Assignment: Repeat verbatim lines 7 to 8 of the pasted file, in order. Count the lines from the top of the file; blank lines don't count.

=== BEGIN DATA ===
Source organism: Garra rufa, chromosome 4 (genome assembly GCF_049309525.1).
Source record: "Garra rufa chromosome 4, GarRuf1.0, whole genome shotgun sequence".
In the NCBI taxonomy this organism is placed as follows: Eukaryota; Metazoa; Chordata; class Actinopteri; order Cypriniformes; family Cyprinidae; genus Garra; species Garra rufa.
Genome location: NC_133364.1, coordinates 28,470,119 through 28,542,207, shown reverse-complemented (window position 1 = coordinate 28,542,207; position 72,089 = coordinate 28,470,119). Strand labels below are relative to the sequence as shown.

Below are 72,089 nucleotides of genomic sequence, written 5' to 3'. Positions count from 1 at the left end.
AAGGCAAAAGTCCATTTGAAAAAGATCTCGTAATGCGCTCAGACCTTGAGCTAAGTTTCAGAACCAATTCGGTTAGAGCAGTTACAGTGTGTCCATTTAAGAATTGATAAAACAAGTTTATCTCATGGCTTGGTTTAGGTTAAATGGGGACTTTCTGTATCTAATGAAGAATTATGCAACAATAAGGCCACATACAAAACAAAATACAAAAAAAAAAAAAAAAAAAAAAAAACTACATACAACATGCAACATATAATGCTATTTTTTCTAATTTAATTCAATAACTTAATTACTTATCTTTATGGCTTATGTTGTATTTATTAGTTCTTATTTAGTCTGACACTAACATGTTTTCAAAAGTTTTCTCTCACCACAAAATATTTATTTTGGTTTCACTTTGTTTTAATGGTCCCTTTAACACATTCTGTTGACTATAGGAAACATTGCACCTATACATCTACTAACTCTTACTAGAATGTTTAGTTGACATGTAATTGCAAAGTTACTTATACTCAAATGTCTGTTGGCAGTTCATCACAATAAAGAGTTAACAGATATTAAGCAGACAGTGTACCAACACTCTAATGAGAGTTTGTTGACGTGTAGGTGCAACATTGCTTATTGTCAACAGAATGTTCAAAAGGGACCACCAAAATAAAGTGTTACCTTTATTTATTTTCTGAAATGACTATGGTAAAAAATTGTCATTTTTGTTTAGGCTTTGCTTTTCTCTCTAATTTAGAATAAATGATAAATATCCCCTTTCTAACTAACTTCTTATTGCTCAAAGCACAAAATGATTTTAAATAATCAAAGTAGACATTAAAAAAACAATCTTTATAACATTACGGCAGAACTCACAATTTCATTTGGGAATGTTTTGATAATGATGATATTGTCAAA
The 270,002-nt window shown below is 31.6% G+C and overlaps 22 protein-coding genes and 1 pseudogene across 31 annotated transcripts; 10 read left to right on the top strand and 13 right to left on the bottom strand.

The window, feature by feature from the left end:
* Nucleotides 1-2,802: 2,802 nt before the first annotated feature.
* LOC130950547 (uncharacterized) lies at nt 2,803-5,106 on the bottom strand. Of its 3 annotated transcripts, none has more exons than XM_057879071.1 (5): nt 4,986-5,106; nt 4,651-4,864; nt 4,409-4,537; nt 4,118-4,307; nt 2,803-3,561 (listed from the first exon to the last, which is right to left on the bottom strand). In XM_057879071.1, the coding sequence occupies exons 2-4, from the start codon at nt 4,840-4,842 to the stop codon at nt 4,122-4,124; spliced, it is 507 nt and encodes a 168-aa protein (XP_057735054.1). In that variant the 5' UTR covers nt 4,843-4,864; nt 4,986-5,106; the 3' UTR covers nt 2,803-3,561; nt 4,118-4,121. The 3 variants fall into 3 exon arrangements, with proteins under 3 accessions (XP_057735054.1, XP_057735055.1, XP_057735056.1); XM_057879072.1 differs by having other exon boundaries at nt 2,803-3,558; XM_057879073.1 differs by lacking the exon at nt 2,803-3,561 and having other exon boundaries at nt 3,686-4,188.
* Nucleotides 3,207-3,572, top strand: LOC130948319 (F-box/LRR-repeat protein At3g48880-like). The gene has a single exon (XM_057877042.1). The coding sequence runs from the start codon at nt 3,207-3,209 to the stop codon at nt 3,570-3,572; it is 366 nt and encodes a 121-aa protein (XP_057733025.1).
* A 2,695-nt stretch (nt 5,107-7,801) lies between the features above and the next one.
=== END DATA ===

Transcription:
The 270,002-nt window shown below is 31.6% G+C and overlaps 22 protein-coding genes and 1 pseudogene across 31 annotated transcripts; 10 read left to right on the top strand and 13 right to left on the bottom strand.

The window, feature by feature from the left end: